Electric Valve Actuators Information
Electric valve actuators mount on valves which, in response to a signal, automatically move to a desired position using an outside power source. Single-phase or three-phase AC or DC motors drive a combination of gears to generate the desired torque level. Electric valve actuators are the most popular actuator used due to their high level of precision and their fast response time.
Electric valve actuation system in action. Video Credit: videoproektant / CC BY-SA 4.0
There are two basic types of electric valve actuators: rotary and linear. Each type of actuator uses special valves.
Rotary electric valve actuators are used with ball, plug, and butterfly valves that rotate a quarter-turn or more from open to close. Rotary electric valve actuators are used in the electric power industry, high-power switching gears, and packaging applications.
Linear electric valve actuators are used with gate, globe, diaphragm, pinch, and angle valves that feature a sliding stem that opens or closes the valve. Linear electric valve actuators are well-suited for operating in tight tolerances.
More information on rotary and linear motion valves can be found on Engineering360's Valve Types page.
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Rotary Electric Valve Actuators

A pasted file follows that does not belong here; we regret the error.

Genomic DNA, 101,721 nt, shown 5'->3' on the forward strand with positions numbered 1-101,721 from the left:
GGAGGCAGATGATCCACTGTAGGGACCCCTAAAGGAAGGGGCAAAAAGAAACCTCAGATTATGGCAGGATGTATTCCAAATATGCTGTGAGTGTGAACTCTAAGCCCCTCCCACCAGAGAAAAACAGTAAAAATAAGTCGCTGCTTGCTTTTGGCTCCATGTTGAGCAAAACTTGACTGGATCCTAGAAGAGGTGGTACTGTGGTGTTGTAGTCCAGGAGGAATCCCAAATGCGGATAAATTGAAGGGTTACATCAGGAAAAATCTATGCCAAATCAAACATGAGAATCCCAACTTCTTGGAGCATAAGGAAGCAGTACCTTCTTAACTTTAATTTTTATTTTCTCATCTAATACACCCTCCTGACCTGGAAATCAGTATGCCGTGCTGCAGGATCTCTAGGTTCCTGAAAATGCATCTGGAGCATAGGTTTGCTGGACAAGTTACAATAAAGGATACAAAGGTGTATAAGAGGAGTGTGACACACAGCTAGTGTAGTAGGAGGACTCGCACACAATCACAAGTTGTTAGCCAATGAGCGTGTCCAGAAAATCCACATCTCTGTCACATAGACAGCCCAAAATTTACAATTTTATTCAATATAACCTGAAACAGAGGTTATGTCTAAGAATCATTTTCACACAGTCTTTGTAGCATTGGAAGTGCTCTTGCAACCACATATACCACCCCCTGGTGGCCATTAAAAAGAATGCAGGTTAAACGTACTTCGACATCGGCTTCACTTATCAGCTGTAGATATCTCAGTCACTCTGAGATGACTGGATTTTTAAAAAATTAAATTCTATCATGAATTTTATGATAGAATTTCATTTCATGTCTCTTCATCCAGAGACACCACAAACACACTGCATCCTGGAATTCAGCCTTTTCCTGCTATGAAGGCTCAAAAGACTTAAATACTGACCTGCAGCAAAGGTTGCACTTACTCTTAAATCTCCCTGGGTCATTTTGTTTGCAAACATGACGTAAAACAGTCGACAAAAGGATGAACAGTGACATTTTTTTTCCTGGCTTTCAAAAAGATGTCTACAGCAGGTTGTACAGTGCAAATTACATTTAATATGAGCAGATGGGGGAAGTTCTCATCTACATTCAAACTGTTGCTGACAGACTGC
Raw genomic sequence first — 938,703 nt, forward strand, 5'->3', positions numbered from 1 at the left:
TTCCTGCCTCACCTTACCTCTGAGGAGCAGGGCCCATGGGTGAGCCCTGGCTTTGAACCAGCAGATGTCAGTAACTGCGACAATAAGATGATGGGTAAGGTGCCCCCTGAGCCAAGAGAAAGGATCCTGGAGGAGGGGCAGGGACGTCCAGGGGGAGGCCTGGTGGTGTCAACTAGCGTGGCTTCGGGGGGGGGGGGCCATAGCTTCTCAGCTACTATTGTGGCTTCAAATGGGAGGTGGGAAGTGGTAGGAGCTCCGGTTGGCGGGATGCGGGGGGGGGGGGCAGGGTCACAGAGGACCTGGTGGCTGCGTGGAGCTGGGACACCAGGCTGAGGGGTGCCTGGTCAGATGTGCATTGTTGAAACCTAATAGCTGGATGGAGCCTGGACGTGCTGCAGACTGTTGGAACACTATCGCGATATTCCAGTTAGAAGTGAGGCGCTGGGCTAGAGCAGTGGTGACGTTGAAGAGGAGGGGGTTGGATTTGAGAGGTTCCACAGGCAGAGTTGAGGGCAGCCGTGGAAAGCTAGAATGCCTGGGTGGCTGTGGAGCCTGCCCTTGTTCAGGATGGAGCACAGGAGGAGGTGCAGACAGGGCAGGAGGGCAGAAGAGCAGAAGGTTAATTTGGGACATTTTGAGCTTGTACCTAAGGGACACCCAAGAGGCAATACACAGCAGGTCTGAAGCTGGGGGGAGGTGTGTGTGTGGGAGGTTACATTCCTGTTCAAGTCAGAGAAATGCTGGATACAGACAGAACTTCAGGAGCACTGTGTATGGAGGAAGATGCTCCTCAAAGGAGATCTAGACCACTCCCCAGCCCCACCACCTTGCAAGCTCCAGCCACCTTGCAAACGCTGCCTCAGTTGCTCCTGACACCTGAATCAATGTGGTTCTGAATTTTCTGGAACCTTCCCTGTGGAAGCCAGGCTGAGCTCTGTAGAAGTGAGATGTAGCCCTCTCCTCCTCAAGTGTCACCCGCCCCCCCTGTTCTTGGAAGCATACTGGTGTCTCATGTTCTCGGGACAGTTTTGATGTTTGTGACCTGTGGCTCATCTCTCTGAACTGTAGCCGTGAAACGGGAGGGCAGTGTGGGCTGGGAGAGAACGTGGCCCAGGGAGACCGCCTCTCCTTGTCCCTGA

Electric rotary valve actuators drive components rotationally via electromagnetic power from a motor. They often provide control and indexing capabilities to allow multiple position stops along strokes. Rotary electric valve actuators include an electrical enclosure, electric motor, reduction gearing, drive coupling between the final drive gear and the valve stem, and travel limiting devices. The rotational element can be either a circular shaft or a table. Circular shafts often include keyways while tables provide a bolt pattern for mounting other components.
Specifications for rotary electric valve actuators include:
Actuator torque- Actuator torque, the force that rotates the axis, is determined by multiplying the applied force by the distance from the pivot point to the point where the force is applied.
Range of motion- The full range of motion can be 90° (quarter-turn), 180° (nominal), 270° (nominal), or 360° (multi-turn).
Linear Electric Valve Actuators
Linear electric valve actuators provide linear motion via a motor-driven ball screw or ACME screw assembly. ACME screws typically hold loads without power but are usually less efficient than ball screws. Ball screws are power screws with a train of ball bearings riding between the screw and the nut in a re-circulating track. They exhibit lower friction and higher efficiency than lead screws. With linear electric valve actuators, the load is attached to the end of a screw or rod and is unsupported. Typically, the screw is belt or gear driven. The linear electric actuator will include the electrical enclosure, electrical motor, reduction gearing, valve stem drive nut/bushing, and travel limiting devices.